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Discussion in 'Trumpet Discussion' started by gzent, Dec 27, 2010.
Couldn't agree more.
Those are noble words indeed. God is listening and watching this thread and He winked.
Music is played to stir the congregation so that they keep coming and dropping money in the bottomless dish. Musicians play in church to be seen playing and to be told, "your music blessed me..." or some such. There is always a little ego behind the desire to play. Not that that's bad. Don't forget, the Ego, like Stress, is a motivator.
The motives of the musician who 'desires' to play in church are far different from those of the pastor who is committed to growing his flock. Playing trumpet is cathartic and therapeutic. Playing trumpet while facing onlookers gratifies the ego. God knows this and uses it for He designed it. It's not bad; it's a tool.
In my early 20s, I attended church too. I was renting a Yamaha Flugelhorn (didn't keep it, too expensive). I asked the pastor if I could play for the morning and evening services 'one' Sunday. He agreed because it was a new dynamic - a new something besides organ and piano. 26 years later (now) let me tell you the truth as to why I wanted to play.... because I wanted to send the message, 'look what I have and what I can do with it'. I did it for me, not for God, to ingratiate my own ego under the 'ruse' of glorifying God.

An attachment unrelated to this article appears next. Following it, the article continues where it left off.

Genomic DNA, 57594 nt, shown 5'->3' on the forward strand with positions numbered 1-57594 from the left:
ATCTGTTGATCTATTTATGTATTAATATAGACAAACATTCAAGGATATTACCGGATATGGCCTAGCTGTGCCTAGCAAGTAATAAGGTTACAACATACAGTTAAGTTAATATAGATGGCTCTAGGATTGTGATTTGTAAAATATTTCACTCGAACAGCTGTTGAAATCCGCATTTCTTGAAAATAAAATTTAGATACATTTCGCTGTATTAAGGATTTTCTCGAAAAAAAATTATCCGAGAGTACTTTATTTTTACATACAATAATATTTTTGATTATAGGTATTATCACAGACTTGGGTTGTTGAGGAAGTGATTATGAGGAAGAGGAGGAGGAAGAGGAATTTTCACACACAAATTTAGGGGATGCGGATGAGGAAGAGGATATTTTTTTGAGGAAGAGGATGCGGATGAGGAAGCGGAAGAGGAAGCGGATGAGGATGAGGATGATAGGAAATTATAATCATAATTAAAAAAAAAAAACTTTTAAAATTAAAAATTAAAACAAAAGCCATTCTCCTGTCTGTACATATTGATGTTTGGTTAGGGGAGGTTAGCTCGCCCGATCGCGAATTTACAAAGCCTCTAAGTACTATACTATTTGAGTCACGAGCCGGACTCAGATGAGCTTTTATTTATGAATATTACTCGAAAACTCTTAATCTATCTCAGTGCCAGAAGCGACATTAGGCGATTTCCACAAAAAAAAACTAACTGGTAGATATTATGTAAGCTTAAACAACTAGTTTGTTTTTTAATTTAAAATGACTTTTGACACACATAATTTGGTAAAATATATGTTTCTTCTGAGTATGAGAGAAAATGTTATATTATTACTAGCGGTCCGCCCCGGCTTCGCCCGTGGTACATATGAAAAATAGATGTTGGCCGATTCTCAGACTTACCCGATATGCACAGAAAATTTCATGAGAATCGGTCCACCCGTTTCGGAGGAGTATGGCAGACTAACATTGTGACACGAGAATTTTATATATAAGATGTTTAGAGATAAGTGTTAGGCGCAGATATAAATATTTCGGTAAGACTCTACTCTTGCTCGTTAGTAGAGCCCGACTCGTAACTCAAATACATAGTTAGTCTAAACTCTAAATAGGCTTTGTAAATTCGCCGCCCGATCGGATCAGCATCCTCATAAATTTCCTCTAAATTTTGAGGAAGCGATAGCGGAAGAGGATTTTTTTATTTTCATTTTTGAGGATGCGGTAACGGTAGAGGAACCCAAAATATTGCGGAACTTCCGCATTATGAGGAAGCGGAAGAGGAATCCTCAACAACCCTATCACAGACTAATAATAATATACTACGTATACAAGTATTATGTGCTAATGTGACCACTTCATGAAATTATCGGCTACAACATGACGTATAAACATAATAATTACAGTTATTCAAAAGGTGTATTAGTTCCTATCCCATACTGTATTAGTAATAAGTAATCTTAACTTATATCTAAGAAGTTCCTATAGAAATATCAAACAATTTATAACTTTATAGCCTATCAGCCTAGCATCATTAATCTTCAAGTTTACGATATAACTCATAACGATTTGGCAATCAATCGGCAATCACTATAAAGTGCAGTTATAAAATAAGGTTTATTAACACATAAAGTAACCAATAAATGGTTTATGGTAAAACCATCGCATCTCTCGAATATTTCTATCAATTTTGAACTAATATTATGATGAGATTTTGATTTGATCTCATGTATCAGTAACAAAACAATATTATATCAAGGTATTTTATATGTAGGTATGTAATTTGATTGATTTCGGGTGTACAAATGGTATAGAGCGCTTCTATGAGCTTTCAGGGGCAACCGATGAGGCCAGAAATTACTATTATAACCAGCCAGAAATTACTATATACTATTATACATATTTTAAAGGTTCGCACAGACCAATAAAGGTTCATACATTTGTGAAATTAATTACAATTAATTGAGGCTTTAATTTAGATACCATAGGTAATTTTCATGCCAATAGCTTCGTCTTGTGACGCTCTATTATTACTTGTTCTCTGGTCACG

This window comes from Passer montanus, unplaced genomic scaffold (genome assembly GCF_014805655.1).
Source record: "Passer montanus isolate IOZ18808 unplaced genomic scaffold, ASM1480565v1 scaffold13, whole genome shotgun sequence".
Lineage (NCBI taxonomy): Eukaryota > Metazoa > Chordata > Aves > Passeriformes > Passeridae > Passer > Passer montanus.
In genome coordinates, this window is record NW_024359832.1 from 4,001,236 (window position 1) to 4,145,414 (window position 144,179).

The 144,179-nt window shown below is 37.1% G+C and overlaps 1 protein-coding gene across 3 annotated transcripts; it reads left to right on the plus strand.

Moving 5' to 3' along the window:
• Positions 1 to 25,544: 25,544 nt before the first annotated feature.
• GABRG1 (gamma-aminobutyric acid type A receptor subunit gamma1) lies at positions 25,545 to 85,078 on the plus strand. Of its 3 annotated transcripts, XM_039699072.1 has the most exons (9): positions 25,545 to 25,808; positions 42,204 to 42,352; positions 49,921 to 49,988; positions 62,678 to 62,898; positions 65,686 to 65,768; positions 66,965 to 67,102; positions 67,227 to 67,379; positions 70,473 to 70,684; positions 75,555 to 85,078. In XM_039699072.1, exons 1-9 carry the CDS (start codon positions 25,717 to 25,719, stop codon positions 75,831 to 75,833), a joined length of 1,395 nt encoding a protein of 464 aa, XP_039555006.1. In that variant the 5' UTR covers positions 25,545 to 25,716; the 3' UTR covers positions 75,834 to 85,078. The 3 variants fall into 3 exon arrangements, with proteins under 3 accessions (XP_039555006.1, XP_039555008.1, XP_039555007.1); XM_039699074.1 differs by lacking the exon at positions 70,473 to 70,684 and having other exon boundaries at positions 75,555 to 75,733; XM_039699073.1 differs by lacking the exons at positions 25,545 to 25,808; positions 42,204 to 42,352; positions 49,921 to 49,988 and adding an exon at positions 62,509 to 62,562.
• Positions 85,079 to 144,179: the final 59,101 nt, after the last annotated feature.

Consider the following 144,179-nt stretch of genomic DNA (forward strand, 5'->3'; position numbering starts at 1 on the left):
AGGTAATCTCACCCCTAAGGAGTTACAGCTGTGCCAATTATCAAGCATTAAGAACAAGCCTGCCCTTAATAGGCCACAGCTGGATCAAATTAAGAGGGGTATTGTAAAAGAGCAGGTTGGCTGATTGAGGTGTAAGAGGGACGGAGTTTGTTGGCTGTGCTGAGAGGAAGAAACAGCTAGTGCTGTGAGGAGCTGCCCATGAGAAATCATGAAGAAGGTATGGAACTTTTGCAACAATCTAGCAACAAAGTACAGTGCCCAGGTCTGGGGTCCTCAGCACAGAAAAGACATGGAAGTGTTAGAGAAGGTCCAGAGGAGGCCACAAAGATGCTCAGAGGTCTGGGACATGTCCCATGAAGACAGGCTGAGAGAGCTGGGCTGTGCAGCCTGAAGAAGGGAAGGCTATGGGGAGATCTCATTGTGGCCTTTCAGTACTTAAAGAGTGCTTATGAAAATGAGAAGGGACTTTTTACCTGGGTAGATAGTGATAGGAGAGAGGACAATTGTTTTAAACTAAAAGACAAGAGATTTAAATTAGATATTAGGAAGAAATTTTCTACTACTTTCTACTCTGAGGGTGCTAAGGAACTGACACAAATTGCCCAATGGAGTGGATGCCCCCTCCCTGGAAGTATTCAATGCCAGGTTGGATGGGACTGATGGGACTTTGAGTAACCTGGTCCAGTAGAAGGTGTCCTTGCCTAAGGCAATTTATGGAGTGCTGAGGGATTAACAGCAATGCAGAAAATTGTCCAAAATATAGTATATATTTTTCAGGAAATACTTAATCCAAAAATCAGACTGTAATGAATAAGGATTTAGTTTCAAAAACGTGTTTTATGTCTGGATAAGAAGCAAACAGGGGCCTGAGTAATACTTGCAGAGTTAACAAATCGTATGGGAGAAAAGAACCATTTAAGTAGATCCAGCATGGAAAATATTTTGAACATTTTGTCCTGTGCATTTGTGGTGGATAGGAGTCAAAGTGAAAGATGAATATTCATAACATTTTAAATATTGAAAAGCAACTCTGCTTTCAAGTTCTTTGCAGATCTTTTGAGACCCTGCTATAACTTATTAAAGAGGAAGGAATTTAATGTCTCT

So, in the end, it works out. Our ego, which God designed to motivate us, is used as a tool by the pastor to help bring in the $$ cha-ching.
I've said all I need to say in this matter. I will stay off this thread now.
I have recorded the "circus song" vis Entry of The Gladiators by Julius Fucik which is played at the Greatest Show On Earth when the clowns enter the ring. While some who play in church may be clowns, they aren't funny. A librarian here in Jackson NC is also a professional clown and she occasionally does this bit for the children at the library pro bono (FREE) as a lawyer would say, and now plays my CD for her entry. Hopefully, the "clowns" in church will be ignored (shunned) and go elsewhere.
Well played my good man! Well played!!!
I think Rick is right. I was a Minister of Music in several churches in the past with more than 20 years experience at it and I think he is right. There was little music already prepared for band type instruments. A lot of church musicians just don't know what to do with them and they don't have the music for them to play. Some will be willing to include other instruments if you can help them with the music. Some will not be willing because of biases and their ideas about what "church music" should sound like.
From my perspective I think the logistics of music and such is the biggest factor for the majority of church music directors. A lot of them are part time (which is what I was all the years I did church music) and they don't have the time even if they have the knowledge to prepare the music themselves. This is one of the goals I have for the music I write and arrange--to help church musicians incorporate brass, woodwinds and other instrumentalists and give them an opportunity to participate in the worship experience.